UA View project researcher, author of the article about Oleksandr Archipenko.
2 Passage de Dantzig, Paris, France
From 1908 through 1909, room No. 58 in La Ruche, a famous art colony, was occupied by Alexander Archipenko, sculptor. Originally from Kyiv, he had come to Paris a short while before and immediately found himself at the centre of Montparnasse bohemian life. Here he met scores of peers among experimental artists—Amadeo Modigliani, Henri Gaudier-Brzeska, Ossip Zadkine, Constantin Brancusi, and Fernand Leger, the latter soon becoming Archipenko’s close friend. During his first years in Paris, when young artists were routinely penniless, they took a harmonica and wandered through the city—from Vaugirard street to Belleville boulevard (from Montparnasse to Montmartre). Leger played the harmonica accompanied by Archipenko’s “warm and rich” baritone.
It was in La Ruche that the Ukrainian artist met French avant-garde poet and art critic Guillaume Apollinaire. Later, Apollinaire would write a great deal about the sculptor, writing that would play a significant role in his career.
The wanderer from Kyiv lived in the art colony for just a year. Despite a moderate studio rent price he did not feel comfortable there. La Ruche had 140 workshops, each of them a narrow, triangular space. With time, Archipenko confessed, “I could not stay there long, it was very uncomfortable. You got the impression you were living inside a hunk of Gruyere cheese.”
Later, the sculptor rented workspace elsewhere. However, all of them were located in Montparnasse, a Paris neighborhood far from the centre, popular among artists for its low rents.
14 Rue Bonaparte, Paris, France
In 1908, Oleksandr Archipenko attended École des Beaux-Arts. However, he only studied here for two weeks. The school turned out to be too conservative. The academic spirit, unacceptable to the artist, dominated here just as it did at Kyiv Art College where he studied for three years (1903-1905) and at the Moscow College of Art, Sculpture and Architecture which he attended in 1907.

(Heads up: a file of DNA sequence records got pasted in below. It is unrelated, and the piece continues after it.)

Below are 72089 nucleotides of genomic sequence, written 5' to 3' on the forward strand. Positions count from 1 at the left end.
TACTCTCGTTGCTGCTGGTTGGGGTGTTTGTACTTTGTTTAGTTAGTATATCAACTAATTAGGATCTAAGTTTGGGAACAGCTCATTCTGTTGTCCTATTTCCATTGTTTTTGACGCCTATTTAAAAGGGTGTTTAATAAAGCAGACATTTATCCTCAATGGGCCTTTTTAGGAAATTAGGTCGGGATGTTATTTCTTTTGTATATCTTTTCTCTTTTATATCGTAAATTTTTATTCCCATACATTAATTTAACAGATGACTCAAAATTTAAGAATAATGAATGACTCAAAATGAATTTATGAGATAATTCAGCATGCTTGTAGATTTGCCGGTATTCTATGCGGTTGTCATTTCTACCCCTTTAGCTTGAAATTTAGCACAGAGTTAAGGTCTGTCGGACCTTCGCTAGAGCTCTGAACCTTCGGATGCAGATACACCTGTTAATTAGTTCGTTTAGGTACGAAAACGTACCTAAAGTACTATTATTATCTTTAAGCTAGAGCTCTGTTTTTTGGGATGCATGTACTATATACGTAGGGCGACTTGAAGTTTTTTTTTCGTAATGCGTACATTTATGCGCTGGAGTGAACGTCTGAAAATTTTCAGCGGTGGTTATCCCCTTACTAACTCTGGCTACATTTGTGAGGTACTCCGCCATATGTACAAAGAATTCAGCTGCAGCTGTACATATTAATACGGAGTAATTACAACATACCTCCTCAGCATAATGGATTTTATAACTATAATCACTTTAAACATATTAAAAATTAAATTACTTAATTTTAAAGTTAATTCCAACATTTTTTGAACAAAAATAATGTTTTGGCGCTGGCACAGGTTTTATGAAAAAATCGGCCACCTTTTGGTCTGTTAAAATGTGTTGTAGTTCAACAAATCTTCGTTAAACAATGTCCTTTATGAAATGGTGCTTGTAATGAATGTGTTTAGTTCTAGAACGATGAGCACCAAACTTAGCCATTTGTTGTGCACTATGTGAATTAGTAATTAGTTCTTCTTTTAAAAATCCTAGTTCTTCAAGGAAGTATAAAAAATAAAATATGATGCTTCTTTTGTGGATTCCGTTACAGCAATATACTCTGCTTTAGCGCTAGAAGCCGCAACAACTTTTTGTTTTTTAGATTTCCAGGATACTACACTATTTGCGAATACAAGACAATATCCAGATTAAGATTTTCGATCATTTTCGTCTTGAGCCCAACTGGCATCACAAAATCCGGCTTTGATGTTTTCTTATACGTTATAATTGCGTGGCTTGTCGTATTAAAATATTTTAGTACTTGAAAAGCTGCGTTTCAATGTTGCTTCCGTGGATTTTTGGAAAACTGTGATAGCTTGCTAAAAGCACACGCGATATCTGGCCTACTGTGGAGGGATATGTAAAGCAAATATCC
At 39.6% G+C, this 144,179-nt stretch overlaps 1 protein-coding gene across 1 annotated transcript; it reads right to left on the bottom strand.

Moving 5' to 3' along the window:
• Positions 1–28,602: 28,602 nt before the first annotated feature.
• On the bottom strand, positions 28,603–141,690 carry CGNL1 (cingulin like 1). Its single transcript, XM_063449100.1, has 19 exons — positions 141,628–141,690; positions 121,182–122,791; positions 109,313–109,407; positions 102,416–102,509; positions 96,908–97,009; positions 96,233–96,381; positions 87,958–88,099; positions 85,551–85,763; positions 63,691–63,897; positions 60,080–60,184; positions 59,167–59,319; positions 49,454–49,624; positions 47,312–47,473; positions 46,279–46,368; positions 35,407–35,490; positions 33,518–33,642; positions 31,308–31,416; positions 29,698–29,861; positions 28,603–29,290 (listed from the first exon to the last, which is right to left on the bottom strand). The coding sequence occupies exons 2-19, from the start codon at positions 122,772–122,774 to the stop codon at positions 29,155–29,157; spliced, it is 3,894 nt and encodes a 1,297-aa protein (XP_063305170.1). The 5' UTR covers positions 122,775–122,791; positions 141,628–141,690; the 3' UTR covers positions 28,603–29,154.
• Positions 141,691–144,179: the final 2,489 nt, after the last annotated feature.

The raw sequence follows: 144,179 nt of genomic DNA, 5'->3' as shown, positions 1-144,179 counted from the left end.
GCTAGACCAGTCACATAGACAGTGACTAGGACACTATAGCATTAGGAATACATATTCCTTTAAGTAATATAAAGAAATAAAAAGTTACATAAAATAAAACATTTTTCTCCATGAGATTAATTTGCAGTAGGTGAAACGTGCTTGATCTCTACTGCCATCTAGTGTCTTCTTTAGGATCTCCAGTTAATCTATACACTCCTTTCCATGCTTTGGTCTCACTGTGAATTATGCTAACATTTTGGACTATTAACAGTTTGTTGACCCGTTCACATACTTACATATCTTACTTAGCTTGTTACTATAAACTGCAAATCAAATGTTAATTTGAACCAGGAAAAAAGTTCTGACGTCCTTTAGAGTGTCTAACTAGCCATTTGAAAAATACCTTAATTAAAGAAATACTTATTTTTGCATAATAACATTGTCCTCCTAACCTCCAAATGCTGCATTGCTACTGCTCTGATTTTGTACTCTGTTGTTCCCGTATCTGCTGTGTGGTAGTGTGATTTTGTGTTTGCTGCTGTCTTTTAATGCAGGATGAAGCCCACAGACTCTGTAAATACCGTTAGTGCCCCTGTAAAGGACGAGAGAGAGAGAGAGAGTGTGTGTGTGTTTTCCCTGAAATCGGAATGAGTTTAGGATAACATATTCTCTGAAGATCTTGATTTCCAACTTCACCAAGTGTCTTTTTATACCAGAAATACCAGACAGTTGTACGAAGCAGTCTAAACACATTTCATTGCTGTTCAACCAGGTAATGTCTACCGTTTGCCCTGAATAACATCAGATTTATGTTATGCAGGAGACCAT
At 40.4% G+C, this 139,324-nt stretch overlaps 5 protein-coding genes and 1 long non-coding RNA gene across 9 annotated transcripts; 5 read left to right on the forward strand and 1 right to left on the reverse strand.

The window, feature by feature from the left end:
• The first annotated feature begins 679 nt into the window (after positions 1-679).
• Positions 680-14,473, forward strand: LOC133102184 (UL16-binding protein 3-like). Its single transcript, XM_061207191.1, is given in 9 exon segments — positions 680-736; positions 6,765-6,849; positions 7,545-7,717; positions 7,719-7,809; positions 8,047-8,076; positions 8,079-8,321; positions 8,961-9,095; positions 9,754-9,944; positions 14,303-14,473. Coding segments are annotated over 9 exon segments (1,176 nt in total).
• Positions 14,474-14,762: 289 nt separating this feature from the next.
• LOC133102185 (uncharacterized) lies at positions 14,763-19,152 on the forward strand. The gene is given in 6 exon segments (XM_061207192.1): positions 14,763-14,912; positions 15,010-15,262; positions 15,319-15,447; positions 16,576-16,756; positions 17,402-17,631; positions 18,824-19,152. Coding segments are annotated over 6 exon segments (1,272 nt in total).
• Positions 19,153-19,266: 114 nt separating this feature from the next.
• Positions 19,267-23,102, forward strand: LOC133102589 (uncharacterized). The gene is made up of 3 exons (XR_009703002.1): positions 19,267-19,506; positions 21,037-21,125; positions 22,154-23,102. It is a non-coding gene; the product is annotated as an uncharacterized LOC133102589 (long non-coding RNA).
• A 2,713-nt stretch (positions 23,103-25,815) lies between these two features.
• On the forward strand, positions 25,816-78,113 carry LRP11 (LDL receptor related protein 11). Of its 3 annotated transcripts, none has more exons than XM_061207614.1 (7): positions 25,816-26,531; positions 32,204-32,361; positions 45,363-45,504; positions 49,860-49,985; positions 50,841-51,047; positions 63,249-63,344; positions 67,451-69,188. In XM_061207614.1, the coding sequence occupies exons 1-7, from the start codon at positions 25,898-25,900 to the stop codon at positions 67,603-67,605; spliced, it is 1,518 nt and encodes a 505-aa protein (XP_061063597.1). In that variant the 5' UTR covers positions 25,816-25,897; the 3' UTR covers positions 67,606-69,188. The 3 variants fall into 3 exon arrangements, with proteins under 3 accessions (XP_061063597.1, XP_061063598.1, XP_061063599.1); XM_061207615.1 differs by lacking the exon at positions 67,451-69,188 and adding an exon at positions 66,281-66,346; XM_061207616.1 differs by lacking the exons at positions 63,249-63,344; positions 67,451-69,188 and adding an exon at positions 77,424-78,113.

Oleksandr Archipenko decided to study independently. The Paris museum collections became his school; he went to the Louvre, Trocadero Ethnography Museum (now Museum of Human), and eastern art collection at the recently opened Guimet museum. “My real school was the Louvre,” Archipenko recalled. “For several years I went there every day. I mostly worked with archaic art and all the grand, dead styles. At first, I worked under the influence of these styles and had a hard time breaking free from them. But I did it and found my own style.”
Cours la Reine, 75008, Paris, France
In the spring of 1910, in specially constructed temporary facilities at Cours-la-Reine quay, the 26th Salon of Independent Artists took place. It was a large annual exhibition, presenting works by cubist artists for the first time, including sculptures by Alexander Archipenko. This was the Paris exhibition debut of the Ukrainian artist. Despite belonging to the cubist group (Robert Delaunay, Henri Le Fauconnier, Albert Gleizes, Fernand Leger, Jean Metzinger, Marcel Duchamp, Raymond Duchamp-Villon), Archipenko’s exhibited works had not yet acquired specific cubist features. These were, rather, his first experiments with plastics resulting from his museum studies.
“My style stems from Assyrian, Egyptian, Indian, early Byzantine, Gothic and Ancient Greece art, not from African sculpture or Picasso,” Alexander Archipenko said.
Grand Palais, 3 Avenue du Général Eisenhower, Paris, France
From 1 October 1 until 8 November 1911 in Grand Palais the 9th Autumn Salon was taking place; it was an annual exhibition of modern art where Oleksandr Archipenko participated for the first time. The artist immediately became famous or, rather, notorious. His works provoked misunderstanding and ironic comments from both the audience and the critics. In particular, his sculpture A Woman with a Cat was published on the pages of a French newspaper as a caricature with a mocking caption “Cherchez la femme” (Find the Woman).
The reputation stuck to Archipenko from then on. The following year, a caricature by Georges Leonnec published in the Paris weekly La Vie Parisienne on 30 March became widely popular. It pictured two ladies standing in front of Venus by Archipenko in the Salon of Independent Artists which took place in specially constructed facilities in quay d’Orsay. “Do you really believe she is the sister of the one in the Louvre?”, one lady asks. “Yes, but they have different dads,” the other answers.
The works exhibited in the Salon of Independent Artists of 1914 provoked lots of sharp statements in the press. In particular, one article was published under a telling title, “Scandal” (Le Bonnet Rouge – 7 March 1914).